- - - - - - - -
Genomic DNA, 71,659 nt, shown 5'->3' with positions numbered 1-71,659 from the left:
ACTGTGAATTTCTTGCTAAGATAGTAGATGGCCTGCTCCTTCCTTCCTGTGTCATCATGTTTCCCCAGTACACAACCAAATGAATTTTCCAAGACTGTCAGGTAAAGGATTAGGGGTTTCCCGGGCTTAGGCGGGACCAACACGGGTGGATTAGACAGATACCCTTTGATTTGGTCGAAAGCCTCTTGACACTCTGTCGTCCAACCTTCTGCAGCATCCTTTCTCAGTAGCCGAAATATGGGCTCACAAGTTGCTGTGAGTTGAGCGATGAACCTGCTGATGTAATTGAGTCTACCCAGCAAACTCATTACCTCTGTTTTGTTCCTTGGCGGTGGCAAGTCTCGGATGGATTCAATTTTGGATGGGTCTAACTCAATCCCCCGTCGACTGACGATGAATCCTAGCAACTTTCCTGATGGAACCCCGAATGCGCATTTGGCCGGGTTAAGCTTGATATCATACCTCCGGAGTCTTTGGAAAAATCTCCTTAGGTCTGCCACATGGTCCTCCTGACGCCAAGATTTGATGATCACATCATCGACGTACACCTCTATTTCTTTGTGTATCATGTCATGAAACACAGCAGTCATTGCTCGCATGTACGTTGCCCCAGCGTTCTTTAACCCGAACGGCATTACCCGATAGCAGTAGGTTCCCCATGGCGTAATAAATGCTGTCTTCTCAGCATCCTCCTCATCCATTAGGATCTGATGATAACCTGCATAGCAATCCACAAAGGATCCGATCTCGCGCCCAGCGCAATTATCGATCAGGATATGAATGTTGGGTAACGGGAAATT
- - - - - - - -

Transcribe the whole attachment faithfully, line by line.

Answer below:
Genomic DNA, 71,659 nt, shown 5'->3' with positions numbered 1-71,659 from the left:
ACTGTGAATTTCTTGCTAAGATAGTAGATGGCCTGCTCCTTCCTTCCTGTGTCATCATGTTTCCCCAGTACACAACCAAATGAATTTTCCAAGACTGTCAGGTAAAGGATTAGGGGTTTCCCGGGCTTAGGCGGGACCAACACGGGTGGATTAGACAGATACCCTTTGATTTGGTCGAAAGCCTCTTGACACTCTGTCGTCCAACCTTCTGCAGCATCCTTTCTCAGTAGCCGAAATATGGGCTCACAAGTTGCTGTGAGTTGAGCGATGAACCTGCTGATGTAATTGAGTCTACCCAGCAAACTCATTACCTCTGTTTTGTTCCTTGGCGGTGGCAAGTCTCGGATGGATTCAATTTTGGATGGGTCTAACTCAATCCCCCGTCGACTGACGATGAATCCTAGCAACTTTCCTGATGGAACCCCGAATGCGCATTTGGCCGGGTTAAGCTTGATATCATACCTCCGGAGTCTTTGGAAAAATCTCCTTAGGTCTGCCACATGGTCCTCCTGACGCCAAGATTTGATGATCACATCATCGACGTACACCTCTATTTCTTTGTGTATCATGTCATGAAACACAGCAGTCATTGCTCGCATGTACGTTGCCCCAGCGTTCTTTAACCCGAACGGCATTACCCGATAGCAGTAGGTTCCCCATGGCGTAATAAATGCTGTCTTCTCAGCATCCTCCTCATCCATTAGGATCTGATGATAACCTGCATAGCAATCCACAAAGGATCCGATCTCGCGCCCAGCGCAATTATCGATCAGGATATGAATGTTGGGTAACGGGAAATT